2010 Toyota Land Cruiser Review

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The Car Connection Expert Review

Nelson Ireson Nelson Ireson Senior Editor
December 27, 2009

The 2010 Toyota Land Cruiser has a stellar, well-deserved reputation for off-road performance. On-road, the Land Cruiser falls far short of fantastic.

TheCarConnection.com has compiled excerpts from the Web's best reviews bring you a detailed look at the 2010 Toyota Land Cruiser in the Full Review. TheCarConnection.com's editors also took the wheel of the Land Cruiser both on- and off-road to bring you this Bottom Line assessment.

The 2010 Toyota Land Cruiser builds on the complete redesign from 2008, essentially carried over for 2010, though with the addition of a few new features. Upgrades this year are primarily technological, with the introduction of the new Safety Connect telematics system and upgraded navigation and audio systems.

You'll know the 2010 Land Cruiser from a distance, with its characteristic and classic styling immediately recognizable. It's not surprising or inspiring like some of its rivals, but as the established benchmark for the class, it doesn't need to be. Interior styling is a bit more forward-looking, though not always in a good way. The technology-heavy presentation occasionally seems at odds with the rough-and-ready nature of the vehicle itself.

Only one engine is available for the 2010 Toyota Land Cruiser, a brawny 5.7-liter V-8 engine rated at 381 horsepower and 401 pound-feet of torque. The same engine is also found in the Tundra pickup. Here it's mated to a six-speed automatic transmission, and though the hefty 5,700-pound curb weight doesn't do the Land Cruiser any favors in acceleration, the engine still feels strong in freeway merges and hauling or towing duty. The six-speed auto makes easy work of the necessary gear changes, operating quickly and smoothly. Despite the beefy power output, the 2010 Land Cruiser returns 13 mpg city and 18 mpg.

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Off-road performance is predictably very good, with an approach angle of 30 degrees, standard four-wheel drive with low and high range, and a locking Torsen center differential. The all-wheel-drive system can send anywhere between 50 to 70 percent of the engine's power to the rear wheels depending on conditions, and a range of electronic stability and dynamics controls help to maintain grip on- and off-road. Hill Descent Control makes it easy to cruise slowly down tricky inclines, and Hill Start Assist helps keep you from rolling backward on uphill starts. The Land Cruiser's construction also aids its off-road ability, with its body-on-frame construction making it more rugged and tough than most. The rear suspension offers a full 9.5 inches of travel to help articulate the wheels over the most demanding terrain.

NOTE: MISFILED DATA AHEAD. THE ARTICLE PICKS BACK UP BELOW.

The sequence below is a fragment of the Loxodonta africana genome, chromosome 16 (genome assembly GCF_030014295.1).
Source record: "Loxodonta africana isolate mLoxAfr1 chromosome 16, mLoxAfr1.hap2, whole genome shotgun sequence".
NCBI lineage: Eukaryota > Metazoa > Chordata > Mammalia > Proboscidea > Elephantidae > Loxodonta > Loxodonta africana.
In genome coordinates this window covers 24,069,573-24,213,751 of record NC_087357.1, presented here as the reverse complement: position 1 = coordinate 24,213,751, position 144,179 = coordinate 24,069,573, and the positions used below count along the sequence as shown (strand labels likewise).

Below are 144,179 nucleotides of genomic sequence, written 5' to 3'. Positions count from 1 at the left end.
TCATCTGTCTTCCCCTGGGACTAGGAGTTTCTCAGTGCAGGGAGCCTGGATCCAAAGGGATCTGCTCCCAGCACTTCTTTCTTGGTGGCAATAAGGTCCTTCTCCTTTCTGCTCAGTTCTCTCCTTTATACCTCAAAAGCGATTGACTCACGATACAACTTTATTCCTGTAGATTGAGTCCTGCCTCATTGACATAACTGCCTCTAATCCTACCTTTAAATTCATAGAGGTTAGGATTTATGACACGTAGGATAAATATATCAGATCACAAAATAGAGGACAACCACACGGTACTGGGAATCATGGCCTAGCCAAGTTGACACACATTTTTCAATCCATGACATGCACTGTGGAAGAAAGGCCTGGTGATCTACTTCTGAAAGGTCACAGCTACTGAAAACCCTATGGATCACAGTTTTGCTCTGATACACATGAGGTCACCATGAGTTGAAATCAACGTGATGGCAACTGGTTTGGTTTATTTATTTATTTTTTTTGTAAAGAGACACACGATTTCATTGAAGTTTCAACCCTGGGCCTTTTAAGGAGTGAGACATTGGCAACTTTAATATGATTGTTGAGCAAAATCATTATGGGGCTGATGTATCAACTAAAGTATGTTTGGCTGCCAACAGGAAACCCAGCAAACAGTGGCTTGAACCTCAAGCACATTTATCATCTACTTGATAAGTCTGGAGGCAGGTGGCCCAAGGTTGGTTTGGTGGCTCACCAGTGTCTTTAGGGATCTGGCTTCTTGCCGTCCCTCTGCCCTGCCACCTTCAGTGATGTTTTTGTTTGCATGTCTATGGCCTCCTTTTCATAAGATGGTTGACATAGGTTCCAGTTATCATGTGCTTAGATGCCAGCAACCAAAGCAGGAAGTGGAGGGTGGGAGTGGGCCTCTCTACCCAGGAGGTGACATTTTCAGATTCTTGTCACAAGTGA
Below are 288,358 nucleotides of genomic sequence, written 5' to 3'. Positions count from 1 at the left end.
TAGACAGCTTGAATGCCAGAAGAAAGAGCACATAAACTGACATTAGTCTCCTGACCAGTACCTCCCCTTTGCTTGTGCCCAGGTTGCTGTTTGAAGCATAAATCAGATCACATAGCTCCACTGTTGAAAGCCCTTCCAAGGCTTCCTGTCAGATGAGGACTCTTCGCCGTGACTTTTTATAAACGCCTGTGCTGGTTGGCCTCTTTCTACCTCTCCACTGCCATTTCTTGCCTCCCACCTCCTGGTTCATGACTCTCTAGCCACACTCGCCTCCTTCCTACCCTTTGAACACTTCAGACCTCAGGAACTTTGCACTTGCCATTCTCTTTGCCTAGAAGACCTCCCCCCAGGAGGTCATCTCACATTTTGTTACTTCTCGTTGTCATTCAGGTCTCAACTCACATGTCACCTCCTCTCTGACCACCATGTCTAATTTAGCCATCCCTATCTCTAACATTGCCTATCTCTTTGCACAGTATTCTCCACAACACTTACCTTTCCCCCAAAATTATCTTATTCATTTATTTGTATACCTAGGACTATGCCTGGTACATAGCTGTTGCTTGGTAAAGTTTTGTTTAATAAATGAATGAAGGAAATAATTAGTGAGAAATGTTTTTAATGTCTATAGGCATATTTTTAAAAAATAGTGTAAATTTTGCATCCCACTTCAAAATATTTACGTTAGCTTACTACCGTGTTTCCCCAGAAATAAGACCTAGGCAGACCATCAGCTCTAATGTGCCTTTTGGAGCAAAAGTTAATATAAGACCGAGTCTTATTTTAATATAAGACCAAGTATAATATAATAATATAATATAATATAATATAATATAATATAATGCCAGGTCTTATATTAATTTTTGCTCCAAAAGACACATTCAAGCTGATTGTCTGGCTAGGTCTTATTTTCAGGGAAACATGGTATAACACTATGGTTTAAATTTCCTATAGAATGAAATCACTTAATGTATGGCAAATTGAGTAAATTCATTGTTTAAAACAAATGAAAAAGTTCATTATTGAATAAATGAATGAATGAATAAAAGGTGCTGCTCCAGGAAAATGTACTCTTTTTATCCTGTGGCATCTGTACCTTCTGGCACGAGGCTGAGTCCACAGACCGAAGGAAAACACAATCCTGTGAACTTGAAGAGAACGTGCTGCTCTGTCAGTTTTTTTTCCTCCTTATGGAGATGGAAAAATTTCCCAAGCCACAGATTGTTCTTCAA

A hydraulic suspension system called Kinetic Dynamic Suspension System offers smooth and stable handling on-road while allowing all that wheel articulation off-road. The system acts to dynamically stiffen the front and rear anti-roll bars through a hydraulic reservoir system on the highway, but can effectively disconnect them on the dirt.

Despite the high-tech suspension setup, TheCarConnection.com's editors find the ride in the 2010 Land Cruiser can be quite firm at times, even jolting over larger bumps. The KDSS is better suited to handle the task of helping the tall, heavy Land Cruiser corner well on smooth surfaces.

There's a lot of comfort to be found in the 2010 Toyota Land Cruiser. Its interior layout offers plenty of room front and rear, though third-row seating is still a bit of an afterthought. The third-row seats also don't stow into the floor like many modern SUVs, instead swiveling off to the side where they impinge somewhat on available cargo space. As far as quality and fit and finish go, the 2010 Land Cruiser is nice but not particularly stylish or luxurious, as befits the Toyota brand and the Land Cruiser name, if not the $70,000-plus price of a well-optioned model. Despite its big and boxy dimensions, there's not a lot of wind or road noise to deal with.

You won't run short of standard features and available options to ratchet up the price, either. All models come standard with a JBL six-disc CD changer stereo with 14 speakers, Smart Key keyless entry and push-button start, security system, cruise control, power moonroof, auto-dimming side and rearview mirrors, HomeLink garage door opener, steering-wheel-mounted audio controls, and heated power front and rear seats with driver memory settings. Available options include a rear-seat entertainment system, Bluetooth hands-free calling, sonar-based backup, and rearview monitor system. A newly upgraded navigation system for 2010 is also available, as is the all-new Safety Connect telematics system that can inform emergency services in the case of an accident.

You might think the 2010 Land Cruiser is one safe beast due to its size, and that's a fair assumption, though it hasn't been tested yet. It does come standard with electronic stability control, traction control, driver and front passenger active front headrests, driver and front passenger knee bags, first- and second-row outboard thorax side airbags, three-row roll-sensing side curtain airbags, and multiterrain anti-lock braking.

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